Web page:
Ever since the dawn of the period called The Enlightenment, most Christians in the West have related to God in one of two ways.  God was either a distant clockmaker with no real concern or activity in the sensory world (as the early American deists would have it) or a moral principal or concept of police/judge (to keep everything in order and society humming).  No one concerned themselves with the former image in daily living and only the latter one when necessary to keep a clean conscience.  Either way, intellectual assent to a set of dogma or laws of the Church was all that was needed.  That assent was coined “belief.”

When we look at Western Christianity today, especially the current so-called evangelical Christianity in America, we can begin to perceive why both interpretations of that Holy Mystery who creates, redeems, and transforms missed-the-mark.  We have only to see how most of us current Christians actually model our lives after Jesus of Nazareth.  The fruit we bear speaks our Truth…not the words we say.

The biggest lie believed is the one that says we are separate from GOD; or that any of creation is separate from GOD.  Out of all the “Omnis” we say about GOD, I wonder how we have maintained this falsehood in our psyches for so long.  If God is omniscient, omnipotent, omnipresent, and omnibenevolent, why in the world are we so afraid to live in intimate relationship with GOD (i.e., in Grace)?  It is our minds that have chosen separation; our souls cannot separate and know better.

As the old obviously Christianity dies a slow and painful death, a new way of living is poised on the horizon to be birthed.  It is Christianity as a lifestyle instead of a religion.  It is Christianity embodied by its practitioners in the world.  It is the actual Beloved Community, conceived not only as peoples, but as all that exists.  We finally come to perceive that we are one with the rest of creation in GOD.  After all St. Julian of Norwich has said, “We are not just made by GOD, but we are made of GOD.”  This realization will finally destroy any reason for us to rape the earth or its people because of this truth.  The cross of Christ does– has done this work.  But first we must reconnect with God as GOD IS and not as we want GOD to be.

In his fascinating book, THE REBIRTHING OF GOD, John Philip Newell, describes the categories of reconnection needed for GOD to be born anew in the Christian faith.  Among them include our need to reconnect with the earth, with light, with spiritual practices, with compassion, with love and with non-violence.  He contends that when we reconnect and discover Christ in all these things, we will be born anew, and I believe he is correct in this matter.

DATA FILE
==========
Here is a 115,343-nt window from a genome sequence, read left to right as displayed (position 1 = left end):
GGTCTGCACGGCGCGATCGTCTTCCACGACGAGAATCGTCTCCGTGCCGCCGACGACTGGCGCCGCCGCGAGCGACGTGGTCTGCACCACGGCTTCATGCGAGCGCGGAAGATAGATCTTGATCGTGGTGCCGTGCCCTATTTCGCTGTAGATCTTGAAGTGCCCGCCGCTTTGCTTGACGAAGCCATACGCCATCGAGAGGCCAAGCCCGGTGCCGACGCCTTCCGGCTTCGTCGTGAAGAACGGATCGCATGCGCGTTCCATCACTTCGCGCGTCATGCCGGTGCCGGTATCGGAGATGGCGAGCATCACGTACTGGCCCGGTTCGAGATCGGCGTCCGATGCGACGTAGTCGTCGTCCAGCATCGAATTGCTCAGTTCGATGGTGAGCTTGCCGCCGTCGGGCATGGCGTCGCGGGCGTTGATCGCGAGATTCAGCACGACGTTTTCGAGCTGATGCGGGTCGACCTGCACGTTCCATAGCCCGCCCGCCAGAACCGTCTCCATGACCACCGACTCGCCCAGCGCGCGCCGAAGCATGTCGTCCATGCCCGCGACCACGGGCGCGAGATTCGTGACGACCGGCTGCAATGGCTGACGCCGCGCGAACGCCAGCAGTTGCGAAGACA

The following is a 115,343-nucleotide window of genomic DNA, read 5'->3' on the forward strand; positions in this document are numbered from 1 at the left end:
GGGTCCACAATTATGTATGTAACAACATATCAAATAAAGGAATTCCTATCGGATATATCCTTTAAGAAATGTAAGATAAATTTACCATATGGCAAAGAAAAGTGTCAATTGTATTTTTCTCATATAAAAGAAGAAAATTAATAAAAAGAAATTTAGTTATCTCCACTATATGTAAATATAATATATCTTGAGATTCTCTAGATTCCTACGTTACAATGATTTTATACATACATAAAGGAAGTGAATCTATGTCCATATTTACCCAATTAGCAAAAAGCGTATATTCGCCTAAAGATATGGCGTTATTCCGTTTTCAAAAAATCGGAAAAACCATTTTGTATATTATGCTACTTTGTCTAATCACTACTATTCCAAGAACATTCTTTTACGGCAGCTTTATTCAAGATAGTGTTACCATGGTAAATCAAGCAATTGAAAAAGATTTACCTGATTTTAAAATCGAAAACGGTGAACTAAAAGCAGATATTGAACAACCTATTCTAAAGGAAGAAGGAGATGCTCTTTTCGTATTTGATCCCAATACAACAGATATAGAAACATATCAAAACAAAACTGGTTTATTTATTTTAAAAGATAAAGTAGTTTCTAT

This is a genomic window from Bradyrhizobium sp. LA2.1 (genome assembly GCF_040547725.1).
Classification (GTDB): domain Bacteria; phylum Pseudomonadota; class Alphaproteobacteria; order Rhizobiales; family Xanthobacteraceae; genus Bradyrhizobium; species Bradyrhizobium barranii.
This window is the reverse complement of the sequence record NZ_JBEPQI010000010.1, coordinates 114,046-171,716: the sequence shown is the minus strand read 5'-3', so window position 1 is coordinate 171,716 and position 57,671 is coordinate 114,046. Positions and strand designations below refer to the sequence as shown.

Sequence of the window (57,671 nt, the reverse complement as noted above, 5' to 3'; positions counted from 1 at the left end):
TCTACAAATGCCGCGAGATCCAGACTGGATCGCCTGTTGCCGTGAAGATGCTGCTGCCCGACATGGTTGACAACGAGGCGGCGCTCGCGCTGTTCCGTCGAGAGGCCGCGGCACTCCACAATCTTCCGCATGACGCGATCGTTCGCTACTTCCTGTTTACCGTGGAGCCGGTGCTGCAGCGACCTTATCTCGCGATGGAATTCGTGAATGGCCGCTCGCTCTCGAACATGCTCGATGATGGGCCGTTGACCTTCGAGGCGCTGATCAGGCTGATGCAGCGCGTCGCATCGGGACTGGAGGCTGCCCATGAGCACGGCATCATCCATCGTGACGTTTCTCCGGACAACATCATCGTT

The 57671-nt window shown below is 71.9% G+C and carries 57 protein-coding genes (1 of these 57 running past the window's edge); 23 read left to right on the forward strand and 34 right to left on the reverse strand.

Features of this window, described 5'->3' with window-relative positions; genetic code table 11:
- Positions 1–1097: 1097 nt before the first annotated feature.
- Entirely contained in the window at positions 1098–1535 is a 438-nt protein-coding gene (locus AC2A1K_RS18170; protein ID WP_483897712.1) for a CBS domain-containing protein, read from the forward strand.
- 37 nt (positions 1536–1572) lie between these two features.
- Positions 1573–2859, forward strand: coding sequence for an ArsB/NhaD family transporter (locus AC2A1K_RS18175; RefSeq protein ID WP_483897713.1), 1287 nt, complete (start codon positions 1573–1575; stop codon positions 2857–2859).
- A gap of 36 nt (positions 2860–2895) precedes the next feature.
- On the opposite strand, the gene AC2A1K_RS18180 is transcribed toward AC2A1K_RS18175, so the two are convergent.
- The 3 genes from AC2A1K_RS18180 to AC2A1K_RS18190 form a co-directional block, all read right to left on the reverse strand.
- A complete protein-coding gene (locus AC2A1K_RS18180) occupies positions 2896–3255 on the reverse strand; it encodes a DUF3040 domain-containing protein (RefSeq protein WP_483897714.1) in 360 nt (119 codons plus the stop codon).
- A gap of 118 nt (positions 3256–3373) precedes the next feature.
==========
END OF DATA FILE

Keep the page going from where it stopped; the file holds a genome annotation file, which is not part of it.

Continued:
As we begin to experience ourselves connected more and more to the eternal ONE that IS, we realize life as we perceived it is bigger, more grace-filled and more delightful than we might have first imagined.  As we intentionally reconnect to the whole…to that which is larger than ourselves—we take on an entirely new way of existing in the world and THAT my Friends IS Good News!

So, I have arrived at the conclusion that this being born again thing is a continuing process.  We shed the old skin that no longer fits, for new skin that does.  As the COVID pandemic moves into its waning life in the world, the previous months of isolation and our new emergence offer us opportunities to come forward as new and different people.  I, for one, am looking forward to it!

I am especially excited about our celebration of the Feast of the Resurrection together this year. It is a new day and a new time.  The events of the past 12 months have forced me to reconnect in wonderful and different ways.  What about you?


Freda Marie+

In her TEDTalk “12 truths I learned from life and writing” (which as of today has over 6.2 million views), writer Anne Lamott says, “…the first and truest thing [I’ve learned] is that all truth is paradox. Life is both a precious unfathomably beautiful gift, and it’s [also] impossible here, on the incarnational side of things … It’s filled simultaneously with heartbreaking sweetness and beauty, desperate poverty, floods and babies and acne and Mozart, all swirled together ….”


I was struck by this truth as I — along with hundred of others (over 2000 by the end of the day) – stood in a seemingly-endless-but-slowly-and-surely-moving-line to get my COVID vaccination shot this past Saturday at M&T Stadium (clergy and other essential church personnel fall under the 1c category of eligibility in Maryland).

There we all were … person after person after person after person … some of us bundled up and some of us shivering, following the signs and looking at our cell phones. In the part of the line where I was, there wasn’t a whole lot of talking going on. Perhaps we were all still a bit stunned and in disbelief that we had actually made it, to this point: in line, to get a vaccine!!!